Jul 30, 2021

Scandinavian Ancestors

July 30, 2021

If you’re lucky enough to have ancestors who came from Scandinavia, you might wonder what all the fuss is about when it comes to genealogy research. That is, unless not all of your ancestors came from Scandinavia, only part of them. In that case, you know how much more difficult it is to find records for ancestors from almost anywhere else in the world.

The reason that Scandinavians tend to be so much easier to research than folks from elsewhere is largely due to the state churches in Norway, Sweden, Denmark (Finland and Iceland are also part of Scandinavia, but their languages are so different from the other three that they need to be treated separately). The Evangelical Lutheran Church was the state church in these countries until fairly recent times. As a state church, the Lutherans were tasked with keeping records for everyone in their respective countries.

These records include baptism (almost always including date of birth), marriage and burial (almost always including date of death) as well as confirmation records and moving in and out records. If you are very lucky and have Swedish ancestors, the church there also kept what are called Household Examination Records. These records were originally kept by the local pastor to track how well his parishioners knew their catechism. Every member of every family was listed in family groups with birthdates, marriage dates, death dates, place of birth and death as well as dates of entry into and out of a parish and even dates of moves within the parish. All were recorded on a frequent basis. Smallpox vaccinations were also tracked on Household Examination records.

Using the various church records, it’s usually a simple matter to track a specific Scandinavian family for generations. Many of the records go back to the 1600s, although in some places the records don’t start quite that early.

In addition to the church records, various census records were taken in the Scandinavian countries. Denmark, in particular, has a large number of censuses. Military, tax, court and probate records are also available for the Scandinavian countries. Some of these can extend even further back than church records.

One of the best features of Scandinavian records is their ready availability online. Norway, Denmark and Sweden each have national archives that are available online, for free. Sweden also has a paid site called Arkiv Digital which holds church records, military, court and probate records – all re-filmed by the company to ensure the best possible digitization image of the old, sometimes difficult to read records.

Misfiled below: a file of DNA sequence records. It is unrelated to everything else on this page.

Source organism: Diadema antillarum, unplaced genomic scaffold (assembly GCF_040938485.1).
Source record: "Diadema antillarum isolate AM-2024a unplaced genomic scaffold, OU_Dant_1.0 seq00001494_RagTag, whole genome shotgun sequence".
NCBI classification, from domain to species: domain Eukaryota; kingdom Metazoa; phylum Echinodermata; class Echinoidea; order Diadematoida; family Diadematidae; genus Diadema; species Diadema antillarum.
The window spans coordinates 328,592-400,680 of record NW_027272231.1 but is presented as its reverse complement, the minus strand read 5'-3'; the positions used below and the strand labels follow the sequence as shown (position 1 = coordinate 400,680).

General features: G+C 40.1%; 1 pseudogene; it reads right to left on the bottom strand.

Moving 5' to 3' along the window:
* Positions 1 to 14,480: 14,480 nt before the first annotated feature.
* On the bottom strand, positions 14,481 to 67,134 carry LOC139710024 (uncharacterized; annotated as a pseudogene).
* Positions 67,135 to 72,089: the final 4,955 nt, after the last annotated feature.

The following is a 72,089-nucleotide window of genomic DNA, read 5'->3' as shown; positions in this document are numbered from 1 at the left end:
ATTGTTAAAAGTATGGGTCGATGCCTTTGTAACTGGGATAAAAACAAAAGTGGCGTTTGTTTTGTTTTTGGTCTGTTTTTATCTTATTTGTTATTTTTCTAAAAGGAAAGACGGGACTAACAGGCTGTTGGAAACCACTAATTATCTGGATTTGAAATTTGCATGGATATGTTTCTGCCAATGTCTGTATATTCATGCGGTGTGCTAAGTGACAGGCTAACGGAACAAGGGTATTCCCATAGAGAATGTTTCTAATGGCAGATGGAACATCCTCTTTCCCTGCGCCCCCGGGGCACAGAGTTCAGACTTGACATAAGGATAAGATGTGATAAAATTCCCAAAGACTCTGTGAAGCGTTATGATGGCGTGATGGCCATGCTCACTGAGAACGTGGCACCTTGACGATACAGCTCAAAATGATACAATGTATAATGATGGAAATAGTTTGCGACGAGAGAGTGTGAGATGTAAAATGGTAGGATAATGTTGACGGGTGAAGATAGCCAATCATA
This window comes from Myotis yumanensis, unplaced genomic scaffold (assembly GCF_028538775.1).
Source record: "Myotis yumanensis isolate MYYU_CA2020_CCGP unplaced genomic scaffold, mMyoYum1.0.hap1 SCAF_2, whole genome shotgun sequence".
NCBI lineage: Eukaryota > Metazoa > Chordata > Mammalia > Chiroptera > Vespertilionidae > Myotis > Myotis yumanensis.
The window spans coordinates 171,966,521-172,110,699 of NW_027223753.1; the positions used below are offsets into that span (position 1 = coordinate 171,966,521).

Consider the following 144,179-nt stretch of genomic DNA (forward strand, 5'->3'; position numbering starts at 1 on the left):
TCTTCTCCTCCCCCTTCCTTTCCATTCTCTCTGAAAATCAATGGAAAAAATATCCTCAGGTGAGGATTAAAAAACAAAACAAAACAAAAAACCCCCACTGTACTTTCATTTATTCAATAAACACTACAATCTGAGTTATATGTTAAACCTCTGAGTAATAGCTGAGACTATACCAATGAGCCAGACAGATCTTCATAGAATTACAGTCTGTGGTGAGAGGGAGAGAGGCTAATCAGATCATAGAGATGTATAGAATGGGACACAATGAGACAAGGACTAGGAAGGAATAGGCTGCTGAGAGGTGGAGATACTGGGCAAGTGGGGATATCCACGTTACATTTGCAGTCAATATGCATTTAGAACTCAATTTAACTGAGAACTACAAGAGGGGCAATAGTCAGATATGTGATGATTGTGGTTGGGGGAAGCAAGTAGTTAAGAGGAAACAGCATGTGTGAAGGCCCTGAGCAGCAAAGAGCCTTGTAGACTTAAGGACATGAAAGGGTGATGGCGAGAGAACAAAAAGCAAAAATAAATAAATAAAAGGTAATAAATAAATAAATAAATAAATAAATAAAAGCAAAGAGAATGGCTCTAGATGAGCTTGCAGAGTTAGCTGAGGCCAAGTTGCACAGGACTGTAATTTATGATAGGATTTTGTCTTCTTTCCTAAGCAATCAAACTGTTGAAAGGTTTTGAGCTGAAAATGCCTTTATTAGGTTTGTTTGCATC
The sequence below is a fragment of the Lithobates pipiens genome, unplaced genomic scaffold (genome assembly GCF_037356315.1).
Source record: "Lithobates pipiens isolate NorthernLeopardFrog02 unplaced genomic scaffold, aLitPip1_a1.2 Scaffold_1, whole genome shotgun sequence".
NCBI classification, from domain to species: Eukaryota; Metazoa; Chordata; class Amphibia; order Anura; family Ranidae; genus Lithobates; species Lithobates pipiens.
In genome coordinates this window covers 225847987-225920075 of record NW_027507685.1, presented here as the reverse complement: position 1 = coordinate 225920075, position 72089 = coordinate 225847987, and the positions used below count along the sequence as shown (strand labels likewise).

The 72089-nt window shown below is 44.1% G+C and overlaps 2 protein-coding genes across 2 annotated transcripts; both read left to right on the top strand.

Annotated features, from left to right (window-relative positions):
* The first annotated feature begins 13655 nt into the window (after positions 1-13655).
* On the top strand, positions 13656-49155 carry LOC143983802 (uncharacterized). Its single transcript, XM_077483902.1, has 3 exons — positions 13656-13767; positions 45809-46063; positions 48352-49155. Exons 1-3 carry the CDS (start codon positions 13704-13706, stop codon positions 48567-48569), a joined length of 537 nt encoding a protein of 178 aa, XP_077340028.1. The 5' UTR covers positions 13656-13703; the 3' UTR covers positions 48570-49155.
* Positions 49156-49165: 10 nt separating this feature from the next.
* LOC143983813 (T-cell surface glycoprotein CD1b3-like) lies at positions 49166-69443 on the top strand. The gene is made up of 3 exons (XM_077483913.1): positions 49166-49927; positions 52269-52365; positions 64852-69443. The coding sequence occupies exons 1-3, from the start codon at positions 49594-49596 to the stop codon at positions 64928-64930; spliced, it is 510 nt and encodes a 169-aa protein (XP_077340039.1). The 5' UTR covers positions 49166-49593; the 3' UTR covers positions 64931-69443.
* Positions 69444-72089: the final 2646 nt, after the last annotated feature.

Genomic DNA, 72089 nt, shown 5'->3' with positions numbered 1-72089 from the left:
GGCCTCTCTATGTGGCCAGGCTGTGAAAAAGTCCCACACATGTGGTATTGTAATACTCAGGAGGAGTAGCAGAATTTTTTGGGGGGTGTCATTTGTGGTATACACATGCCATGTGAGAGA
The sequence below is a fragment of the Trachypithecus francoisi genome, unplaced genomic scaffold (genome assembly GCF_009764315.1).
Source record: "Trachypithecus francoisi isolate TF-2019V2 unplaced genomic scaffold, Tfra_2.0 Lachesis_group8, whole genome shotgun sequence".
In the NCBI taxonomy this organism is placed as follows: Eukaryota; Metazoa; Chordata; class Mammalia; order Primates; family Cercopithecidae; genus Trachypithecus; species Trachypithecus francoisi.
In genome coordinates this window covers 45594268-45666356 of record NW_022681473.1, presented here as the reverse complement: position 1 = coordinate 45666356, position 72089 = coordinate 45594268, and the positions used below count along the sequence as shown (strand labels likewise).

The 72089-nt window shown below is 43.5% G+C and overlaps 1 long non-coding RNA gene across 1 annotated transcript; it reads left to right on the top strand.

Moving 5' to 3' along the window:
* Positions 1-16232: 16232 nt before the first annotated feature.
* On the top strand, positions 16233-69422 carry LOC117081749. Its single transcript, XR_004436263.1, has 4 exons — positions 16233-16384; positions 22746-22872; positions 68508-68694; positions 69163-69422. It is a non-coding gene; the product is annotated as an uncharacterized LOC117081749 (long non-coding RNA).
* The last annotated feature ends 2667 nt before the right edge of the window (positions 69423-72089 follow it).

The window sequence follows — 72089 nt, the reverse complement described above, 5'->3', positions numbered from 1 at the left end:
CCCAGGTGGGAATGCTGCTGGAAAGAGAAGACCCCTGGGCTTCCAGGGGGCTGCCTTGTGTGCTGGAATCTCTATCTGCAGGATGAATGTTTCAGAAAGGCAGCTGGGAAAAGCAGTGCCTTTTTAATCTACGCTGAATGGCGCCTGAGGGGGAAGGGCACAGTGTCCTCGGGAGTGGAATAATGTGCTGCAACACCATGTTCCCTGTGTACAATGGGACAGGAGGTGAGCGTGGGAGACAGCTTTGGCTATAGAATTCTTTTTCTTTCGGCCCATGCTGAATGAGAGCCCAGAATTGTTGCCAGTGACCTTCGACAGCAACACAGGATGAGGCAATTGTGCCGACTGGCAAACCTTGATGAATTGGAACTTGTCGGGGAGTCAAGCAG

On the whole, Scandinavia is a great place to research. There are, however, a few glitches that arise when researching Scandinavians. First, all of the records will be in the language of the country where they were made. Some of the websites will have English descriptions and instructions, but the records themselves will not be translated. The good news is that Norwegian, Swedish and Danish are Germanic languages, and English has many cognates with them. This means that a word such as sjukhus which literally translates from Swedish as sick house, is easy to translate to the more common hospital in English. Another good example is död, which means dead; it’s not difficult to see that these words have a common root word. Even if there are not cognates for some words, the records use a limited number of words which quickly become familiar.

The other big issue when using Scandinavian records is the fact that the Nordic peoples used a patronymic naming system until the beginning of the 20th century. This means that surnames change each generation for most families. The father’s first name along with a version of the word for son or daughter is given as a surname to his children. Again, once you’ve used this system for awhile it becomes  easy to follow. In spite of the language and naming issues, most researchers will have few problems accessing and using Scandinavian records. In my own case, half of my ancestors were from Norway and Sweden. Without a doubt that half of my lineage is much easier to trace back further in time than any of my other ancestors. I feel lucky to have such a large percentage of Scandinavian ancestry. If you have Scandinavian ancestors, you’ll feel lucky too when you research them.

Carol Stetser

Researcher/Director at Lage